Chicago’s oldest Latino cultural institution celebrates its 50th birthday this month.
The Segundo Ruiz Belvis Cultural Center has brought Afro-Latin dance, music and art to Chicago’s West Side since 1971 — and it’s persevered through one of the most difficult years arts organizations have ever faced.
Executive director Omar Torres-Kortright says the SRBCC has always had a foundation and mission grounded in social justice, starting with the Latin American Defense Organization.
“Which you could say was the group of citizens, Latinos, that were very much active in seeking a better position (for) Latinos in general and fighting for justice and equality in the seventies,” Torres-Kortright said.
“So that small group that came up out of Association House, which is a very well-known nonprofit here, form what would later be called the Segundo Ruiz Belvis Cultural Center,” Torres-Kortright said. “And since then, it has been 50 years of art, music, culture, and also a lot of activism in the history of Segundo Ruiz Belvis … a very rich history. And definitely the first organization — probably the one thing that we’re most known (for is) — the first organization that really developed Afro Puerto Rican music in Chicago.”
Of the organization’s many years, Torres-Kortright says its 50th has been one of the toughest.
“It’s been a year of many challenges and also a lot of learning and a lot of listening to our community and living up to the historic moment where we are right now,” Torres-Kortright said. “So all of those things come into play and that made us look at our history and what we stand for and what are the priorities of the organization.”
But, he says, the pandemic has woven the SRBCC even more tightly into the fabric of Chicago’s Latino community. Torres-Kortright says they found innovative ways to keep in touch with the people the SRBCC serves, among them a vaccination event, like combining a cultural festival with a vaccination event.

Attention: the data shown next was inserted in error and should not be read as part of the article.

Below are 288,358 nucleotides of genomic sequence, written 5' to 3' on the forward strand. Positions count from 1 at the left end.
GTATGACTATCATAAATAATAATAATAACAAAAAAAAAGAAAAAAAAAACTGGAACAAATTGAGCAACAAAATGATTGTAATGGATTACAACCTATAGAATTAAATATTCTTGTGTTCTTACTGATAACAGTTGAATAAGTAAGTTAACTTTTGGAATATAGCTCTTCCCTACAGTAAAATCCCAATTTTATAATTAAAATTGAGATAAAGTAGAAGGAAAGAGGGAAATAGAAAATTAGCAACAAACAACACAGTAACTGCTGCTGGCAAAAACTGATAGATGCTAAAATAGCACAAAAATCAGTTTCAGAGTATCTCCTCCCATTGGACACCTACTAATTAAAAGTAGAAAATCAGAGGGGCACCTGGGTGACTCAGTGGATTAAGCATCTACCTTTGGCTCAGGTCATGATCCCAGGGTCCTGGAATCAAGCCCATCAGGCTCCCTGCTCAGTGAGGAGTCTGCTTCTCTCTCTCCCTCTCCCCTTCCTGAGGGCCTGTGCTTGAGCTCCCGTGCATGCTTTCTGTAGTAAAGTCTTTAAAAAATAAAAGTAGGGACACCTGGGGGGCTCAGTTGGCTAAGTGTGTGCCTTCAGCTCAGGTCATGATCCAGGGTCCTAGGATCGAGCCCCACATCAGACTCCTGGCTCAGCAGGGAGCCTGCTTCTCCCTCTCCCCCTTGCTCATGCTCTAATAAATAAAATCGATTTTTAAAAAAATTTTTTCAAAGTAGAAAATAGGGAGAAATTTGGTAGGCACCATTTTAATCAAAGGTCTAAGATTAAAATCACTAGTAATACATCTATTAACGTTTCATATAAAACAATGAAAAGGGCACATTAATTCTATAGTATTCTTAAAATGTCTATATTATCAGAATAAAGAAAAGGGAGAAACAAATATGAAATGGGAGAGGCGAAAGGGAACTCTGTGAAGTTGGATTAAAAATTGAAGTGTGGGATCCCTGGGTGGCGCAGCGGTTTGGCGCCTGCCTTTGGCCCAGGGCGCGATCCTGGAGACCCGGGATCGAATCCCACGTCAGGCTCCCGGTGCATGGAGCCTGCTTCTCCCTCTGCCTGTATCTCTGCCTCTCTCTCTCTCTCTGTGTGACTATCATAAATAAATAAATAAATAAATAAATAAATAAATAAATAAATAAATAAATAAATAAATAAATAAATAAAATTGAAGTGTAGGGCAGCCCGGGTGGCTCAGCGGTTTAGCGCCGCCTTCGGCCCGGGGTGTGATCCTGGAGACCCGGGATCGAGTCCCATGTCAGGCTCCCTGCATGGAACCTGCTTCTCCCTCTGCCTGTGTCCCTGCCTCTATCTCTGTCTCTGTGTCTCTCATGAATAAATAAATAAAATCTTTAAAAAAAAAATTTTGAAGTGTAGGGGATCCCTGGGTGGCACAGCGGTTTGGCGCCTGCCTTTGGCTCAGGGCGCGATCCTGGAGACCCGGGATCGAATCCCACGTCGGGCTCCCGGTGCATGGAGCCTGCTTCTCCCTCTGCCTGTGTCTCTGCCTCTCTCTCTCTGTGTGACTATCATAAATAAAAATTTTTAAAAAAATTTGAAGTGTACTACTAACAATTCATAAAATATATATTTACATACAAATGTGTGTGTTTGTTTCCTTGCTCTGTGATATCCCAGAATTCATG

“We brought all these musicians that were playing outside live for the people that were waiting in line. And then we had DJs inside create a very festive atmosphere because it was a celebration that we had so many people at our space, that chose our space and trusted us to get vaccinated,” Torres-Kortright said. “We were literally pulling people from the street that we know if we hadn’t asked them to come and get vaccinated, maybe they wouldn’t have done it.”
As part of the anniversary celebrations, the SRBCC is hosting its final showings of “Raices to Roots,” an original dance, music, and spoken word performance, this weekend; a virtual cooking class with chef Roberto Perez and his organization Urban Pilon; and Tuesdays on the Terrace in partnership with the Museum of Contemporary Art.
“Instead of jazz, which is the classic form of music that is shown at Tuesdays on the Terrace, we’re going to spice it up and bring our salsa musicians … Edwin Sanchez and Papo Santiago, two of the greatest and biggest stars of the local salsa scene are going to be doing original work and original arrangements.”